Review Blog

Oct 04 2016

The ABC book of food by Helen Martin and Judith Simpson

cover image

Ill. by Cheryl Orsini. ABC Books, 2016. ISBN 9780733334269
Just as cars and trains and boats and planes need fuel to keep them going, so do our bodies. But while vehicles need only one sort of fuel, our bodies operate best on a variety of foods from a variety of sources so that all its myriad parts can operate with maximum efficiency. Many young children, particularly those who live in the cities, go to the supermarket with their parents and carers and see their food being bought but they don't often realise how it has got to be on the shelves in the first place.
This story-in-rhyme helps to explain the process and the journey from paddock to plate of some of the more common foods the children eat. Starting with breakfast where eggs and milk are tracked, different staples for each meal are investigated in a series of clear vignettes that helps the very young child understand the connection between what they eat and where it comes from.
Using familiar scenes such as the breakfast table, a picnic and a family dinner there are many foods on display and while only a couple are featured in the explanations, there is plenty of scope to consider where others might come from. If the bananas start on plants, what other foods in the pictures might come from plants? Would they have a similar journey? What about the cupcakes or the sausages?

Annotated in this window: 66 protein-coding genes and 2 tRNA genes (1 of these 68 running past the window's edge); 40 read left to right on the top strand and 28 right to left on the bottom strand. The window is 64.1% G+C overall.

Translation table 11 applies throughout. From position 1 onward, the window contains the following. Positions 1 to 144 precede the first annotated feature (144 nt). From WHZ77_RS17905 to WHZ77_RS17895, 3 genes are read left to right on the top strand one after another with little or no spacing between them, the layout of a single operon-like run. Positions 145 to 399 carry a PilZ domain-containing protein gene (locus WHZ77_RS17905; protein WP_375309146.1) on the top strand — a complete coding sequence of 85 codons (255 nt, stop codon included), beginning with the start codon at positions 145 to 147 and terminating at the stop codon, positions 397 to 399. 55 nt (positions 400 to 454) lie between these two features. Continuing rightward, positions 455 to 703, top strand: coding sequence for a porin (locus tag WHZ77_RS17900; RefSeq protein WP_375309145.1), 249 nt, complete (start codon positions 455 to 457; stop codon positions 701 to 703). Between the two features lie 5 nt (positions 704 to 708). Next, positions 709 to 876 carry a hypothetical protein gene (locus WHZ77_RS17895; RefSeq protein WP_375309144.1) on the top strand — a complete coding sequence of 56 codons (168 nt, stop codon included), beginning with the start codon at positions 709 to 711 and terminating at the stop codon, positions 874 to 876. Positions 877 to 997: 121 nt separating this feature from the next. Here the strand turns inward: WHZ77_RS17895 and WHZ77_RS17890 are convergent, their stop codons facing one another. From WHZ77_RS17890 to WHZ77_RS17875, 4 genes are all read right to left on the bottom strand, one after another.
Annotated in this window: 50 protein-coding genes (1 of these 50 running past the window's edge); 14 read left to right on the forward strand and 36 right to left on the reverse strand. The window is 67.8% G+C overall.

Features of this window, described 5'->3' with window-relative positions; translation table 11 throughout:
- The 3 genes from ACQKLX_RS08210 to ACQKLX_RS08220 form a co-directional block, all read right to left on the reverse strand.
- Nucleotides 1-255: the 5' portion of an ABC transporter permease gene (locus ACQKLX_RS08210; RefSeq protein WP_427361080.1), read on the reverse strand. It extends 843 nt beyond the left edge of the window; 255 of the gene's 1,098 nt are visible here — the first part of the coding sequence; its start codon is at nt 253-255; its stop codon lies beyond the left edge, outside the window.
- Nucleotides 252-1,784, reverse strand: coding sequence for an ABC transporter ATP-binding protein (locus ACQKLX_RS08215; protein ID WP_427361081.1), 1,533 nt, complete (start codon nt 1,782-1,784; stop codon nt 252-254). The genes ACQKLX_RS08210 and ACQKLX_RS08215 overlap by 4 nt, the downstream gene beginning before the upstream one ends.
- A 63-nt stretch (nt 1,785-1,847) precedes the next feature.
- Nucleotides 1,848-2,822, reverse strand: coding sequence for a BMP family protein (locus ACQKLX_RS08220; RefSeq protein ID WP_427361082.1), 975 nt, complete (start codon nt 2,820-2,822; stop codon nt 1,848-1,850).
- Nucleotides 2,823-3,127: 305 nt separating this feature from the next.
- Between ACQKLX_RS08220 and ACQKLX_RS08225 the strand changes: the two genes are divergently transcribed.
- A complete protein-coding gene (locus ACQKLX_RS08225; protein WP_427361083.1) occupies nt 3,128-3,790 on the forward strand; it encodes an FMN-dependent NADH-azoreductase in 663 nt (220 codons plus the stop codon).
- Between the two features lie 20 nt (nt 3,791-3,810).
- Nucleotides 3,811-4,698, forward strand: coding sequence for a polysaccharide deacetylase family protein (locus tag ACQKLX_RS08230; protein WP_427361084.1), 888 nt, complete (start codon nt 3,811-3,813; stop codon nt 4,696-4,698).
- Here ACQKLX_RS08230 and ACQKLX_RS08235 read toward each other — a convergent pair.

There is also a page devoted to the common foods that some people cannot eat which makes food intolerances more 'mainstream' and perhaps better understood.
This book is an opportunity to start children thinking about what they eat, what the best choices might be, sorting them into food groups, identifying and graphing not only their favourites but also mapping what they eat each day and maybe changing the proportions if their pie graph is a bit skewed. It might even be the beginning of the child's desire to produce their own food either in a home or school garden as well as introducing plant life cycles and the notion of seasonal produce. Even sharing recipes and following instructions to make them could be a popular activity - all adding to their understanding and interpretation of information.
This is the latest in this series of excellent titles which helps our very young children begin to understand the world around them as well as helping them understand the differences between fiction and non fiction.
Barbara Braxton

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